We’ve written previously about how intellectual property owners can obtain both patent and trade secret protection in the same technology. A case out of the Federal Circuit illustrates that IP holders sometimes choose to assert both in the same action – including, notably, in actions before the International Trade Commission (“ITC”).
Last month, in uPI Semiconductor Corp. v. ITC the Federal Circuit affirmed a finding that a defendant in a mixed patent infringement/trade secret action violated an earlier consent order. The court found the defendant had aided and abetted its customers in importing products incorporating electrical controllers that the defendant had previously stipulated Read More
Ah, what would corporations give to be able to have trade secret protections for their information simply by declaring it a trade secret? For oil refineries in California, that dream may now be a reality.
On September 20, 2014, Governor Brown signed Senate Bill 1300 into law. The bill requires oil refineries in California to report information about all scheduled shutdowns and other maintenance for the upcoming calendar year to the Division of Occupational Safety and Health by September 15 of each year. The bill also expands the definition of trade secrets as it applies to oil refineries and permits oil refineries to identify as trade secrets “all or a portion of the information submitted” under the bill if they believe that the information “may involve the release of a trade secret.”
Last week, New York attorney Douglas R. Dollinger asked the Honorable Vince Chhabria of the Northern District of California to reconsider an order sanctioning Dollinger and his client to the tune of $93,365.92 in monetary sanctions and dismissing all of the client’s claims with prejudice as terminating sanctions. The Court’s sanctions, and Dollinger’s request for reconsideration, are the result of a series of attempts by Plaintiff to manufacture standing for a company that didn’t exist. Plaintiff tried on numerous occasions to identify a company with standing, but was repeatedly countered by Defendants and eventually pounded with both monetary and terminating sanctions. Read More
California trade secret litigators likely know all about California Code of Civil Procedure Section 2019.210. Those that don’t, should.
Section 2019.210 provides that before commencing discovery in a trade secret litigation, the party alleging trade secret misappropriation must identify the allegedly stolen trade secret “with reasonable particularity.”
For plaintiffs, this rule is no joke. It has sent many a plaintiff back to the drawing board trying, again and again, to adequately identify their stolen “special sauce.” It can be supremely frustrating. Read More
The last time TSW readers heard from Sergey “Flash Boy” Aleynikov, the underdog high-frequency trading guru had fought the law to a rare win: the New York State Supreme Court had tossed a raft of evidence in his second criminal case, finding that the feds’ original arrest was tainted by a lack of probable cause.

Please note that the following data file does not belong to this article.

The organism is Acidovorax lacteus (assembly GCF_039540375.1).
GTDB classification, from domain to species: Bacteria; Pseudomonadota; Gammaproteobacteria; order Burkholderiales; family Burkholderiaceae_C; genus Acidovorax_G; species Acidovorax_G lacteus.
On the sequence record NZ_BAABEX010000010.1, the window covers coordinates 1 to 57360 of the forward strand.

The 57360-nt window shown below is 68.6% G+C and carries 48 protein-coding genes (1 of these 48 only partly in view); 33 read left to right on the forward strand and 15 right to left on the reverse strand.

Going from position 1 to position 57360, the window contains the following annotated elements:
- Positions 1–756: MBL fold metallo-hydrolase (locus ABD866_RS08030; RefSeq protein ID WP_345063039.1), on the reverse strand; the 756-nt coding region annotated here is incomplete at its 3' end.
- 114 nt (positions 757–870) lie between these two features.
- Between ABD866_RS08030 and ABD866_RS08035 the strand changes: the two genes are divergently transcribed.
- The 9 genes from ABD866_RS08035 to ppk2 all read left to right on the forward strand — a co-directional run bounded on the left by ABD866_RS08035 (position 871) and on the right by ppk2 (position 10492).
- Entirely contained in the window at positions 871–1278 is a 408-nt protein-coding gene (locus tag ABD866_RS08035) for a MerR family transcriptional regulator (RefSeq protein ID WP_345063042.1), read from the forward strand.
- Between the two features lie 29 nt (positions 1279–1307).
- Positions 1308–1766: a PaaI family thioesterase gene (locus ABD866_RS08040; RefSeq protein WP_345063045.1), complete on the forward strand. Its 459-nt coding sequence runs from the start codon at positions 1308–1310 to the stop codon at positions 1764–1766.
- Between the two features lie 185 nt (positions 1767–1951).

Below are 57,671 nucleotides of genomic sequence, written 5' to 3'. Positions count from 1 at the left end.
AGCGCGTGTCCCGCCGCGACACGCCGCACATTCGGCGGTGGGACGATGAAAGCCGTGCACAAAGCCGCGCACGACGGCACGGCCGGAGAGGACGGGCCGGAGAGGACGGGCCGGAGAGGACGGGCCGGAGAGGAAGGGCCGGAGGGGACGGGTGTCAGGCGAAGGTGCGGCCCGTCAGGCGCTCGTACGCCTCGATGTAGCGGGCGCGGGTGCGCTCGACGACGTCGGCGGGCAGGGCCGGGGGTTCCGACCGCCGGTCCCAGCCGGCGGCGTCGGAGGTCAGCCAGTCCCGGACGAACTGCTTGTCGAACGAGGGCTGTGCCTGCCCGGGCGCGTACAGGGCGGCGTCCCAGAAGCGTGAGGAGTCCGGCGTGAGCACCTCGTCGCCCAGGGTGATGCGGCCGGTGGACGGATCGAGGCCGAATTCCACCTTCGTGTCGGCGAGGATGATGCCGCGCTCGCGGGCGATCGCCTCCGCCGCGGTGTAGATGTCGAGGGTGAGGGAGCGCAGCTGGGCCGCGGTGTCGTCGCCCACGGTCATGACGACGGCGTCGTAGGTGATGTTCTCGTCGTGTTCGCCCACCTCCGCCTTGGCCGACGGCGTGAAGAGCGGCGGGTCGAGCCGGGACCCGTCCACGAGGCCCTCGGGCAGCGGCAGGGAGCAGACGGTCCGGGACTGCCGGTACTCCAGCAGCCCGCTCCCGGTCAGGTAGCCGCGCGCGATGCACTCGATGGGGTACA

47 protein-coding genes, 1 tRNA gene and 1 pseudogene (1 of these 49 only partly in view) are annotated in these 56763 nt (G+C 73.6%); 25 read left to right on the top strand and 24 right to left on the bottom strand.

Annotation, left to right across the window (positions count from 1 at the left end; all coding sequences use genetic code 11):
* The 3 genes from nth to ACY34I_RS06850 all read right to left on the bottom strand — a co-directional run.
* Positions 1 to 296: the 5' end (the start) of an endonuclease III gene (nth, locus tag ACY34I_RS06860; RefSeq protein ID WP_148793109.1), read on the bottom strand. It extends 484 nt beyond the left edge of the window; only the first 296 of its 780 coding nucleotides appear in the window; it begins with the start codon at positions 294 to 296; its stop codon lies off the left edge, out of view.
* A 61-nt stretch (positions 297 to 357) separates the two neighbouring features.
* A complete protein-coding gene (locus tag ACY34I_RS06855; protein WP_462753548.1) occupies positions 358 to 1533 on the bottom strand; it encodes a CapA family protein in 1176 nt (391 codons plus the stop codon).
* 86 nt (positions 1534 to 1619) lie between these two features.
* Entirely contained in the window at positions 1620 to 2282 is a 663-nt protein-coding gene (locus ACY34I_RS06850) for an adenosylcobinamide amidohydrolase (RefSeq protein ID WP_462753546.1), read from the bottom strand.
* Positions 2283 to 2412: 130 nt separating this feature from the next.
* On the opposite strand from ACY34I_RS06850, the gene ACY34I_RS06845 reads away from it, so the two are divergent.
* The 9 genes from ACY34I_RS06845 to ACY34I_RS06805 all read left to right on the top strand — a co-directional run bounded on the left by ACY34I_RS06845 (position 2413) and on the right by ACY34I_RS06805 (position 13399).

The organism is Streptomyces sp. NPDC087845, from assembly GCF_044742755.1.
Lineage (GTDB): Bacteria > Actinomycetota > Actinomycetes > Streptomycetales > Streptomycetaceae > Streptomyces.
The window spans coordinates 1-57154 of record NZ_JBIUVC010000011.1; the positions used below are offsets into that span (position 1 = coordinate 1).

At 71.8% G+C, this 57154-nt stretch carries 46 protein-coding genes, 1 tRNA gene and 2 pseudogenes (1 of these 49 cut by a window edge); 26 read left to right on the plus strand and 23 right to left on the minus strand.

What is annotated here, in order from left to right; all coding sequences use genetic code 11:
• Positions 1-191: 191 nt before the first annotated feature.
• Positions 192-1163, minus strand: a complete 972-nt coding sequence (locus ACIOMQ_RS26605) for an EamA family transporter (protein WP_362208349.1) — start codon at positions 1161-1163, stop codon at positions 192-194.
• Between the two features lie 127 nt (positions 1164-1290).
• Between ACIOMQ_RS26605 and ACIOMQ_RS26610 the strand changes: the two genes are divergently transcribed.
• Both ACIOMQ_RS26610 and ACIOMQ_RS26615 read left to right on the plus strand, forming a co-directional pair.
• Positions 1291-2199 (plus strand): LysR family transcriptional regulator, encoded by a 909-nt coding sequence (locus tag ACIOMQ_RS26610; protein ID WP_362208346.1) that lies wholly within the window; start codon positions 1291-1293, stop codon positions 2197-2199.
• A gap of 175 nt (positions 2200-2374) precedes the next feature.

On August 22, 2014, the Texas Supreme Court ordered oral argument in In re: Magnum Hunter Resources Corp., a case concerning the discoverability of third-party trade secrets documents in civil cases. When should such documents be produced? And who gets to see them?
A simple summary of the facts of Magnum Hunter are as follows:
Party A hires Law Firm to help it negotiate a contract with Party B regarding an oil and natural gas venture. Party A and Party B ultimately reach an agreement on the venture and enter into a contract that says that Party B will provide to Party A all reports related to the venture upon request, provided that Party A agrees to treat such reports as confidential information.
Confidentiality agreements can be useful to a company. For example, they can ensure that employees are aware of their company’s valuable trade secrets and can establish requirements to safeguard those assets. But when do these non-disclosure agreements go too far? Read More
You wake on a Tuesday morning expecting to have an average day at work. You are skimming through the emails that came in while you were asleep, when you notice an email from one of your employees. He is not only giving his resignation, but is also, more importantly, demanding a ransom in exchange for not disclosing company trade secrets and other highly confidential information. What do you do?
Yihao “Ben” Pu is probably coming to grips with the phrases “crime doesn’t pay…” and “don’t do the crime unless you’re willing to do the time….” In federal court in Chicago, on Thursday, August 7, 2014, Pu, a former quantitative engineer for Citadel LLC, plead guilty to stealing trade secrets and other private information from an unnamed “Company A” located in Red Bank, New Jersey, and financial firm Citadel, related to their high-frequency trading platforms. (See United States of America v. Yihao Pu et al., Case No. 1:11-cr-00699 (N.D. Ill.))
Company A developed “high-performance technology and computer source code” to support rapid stock trading—known as “high frequency trading” or “HFT.” Read More
The Trade Secrets Act of 2014 (H.R. 5233) was introduced in the House by Congressman George Holding on July 29, 2014. Representatives Steve Chabot (R-OH), Howard Coble (R-NC), John Conyers (D-MI), Hakeem Jeffries (D-NY), and Jerrold Nadler (D-NY), are cosponsors of the bill.
While the House Bill is very similar to the Bill introduced in the Senate on April 29, 2014 Defend Trade Secrets Act of 2014 (DTSA) (S. 2267), there are some major differences between the two. Specifically, the House Bill is much more protective of defendants facing ex parte seizure orders. Read More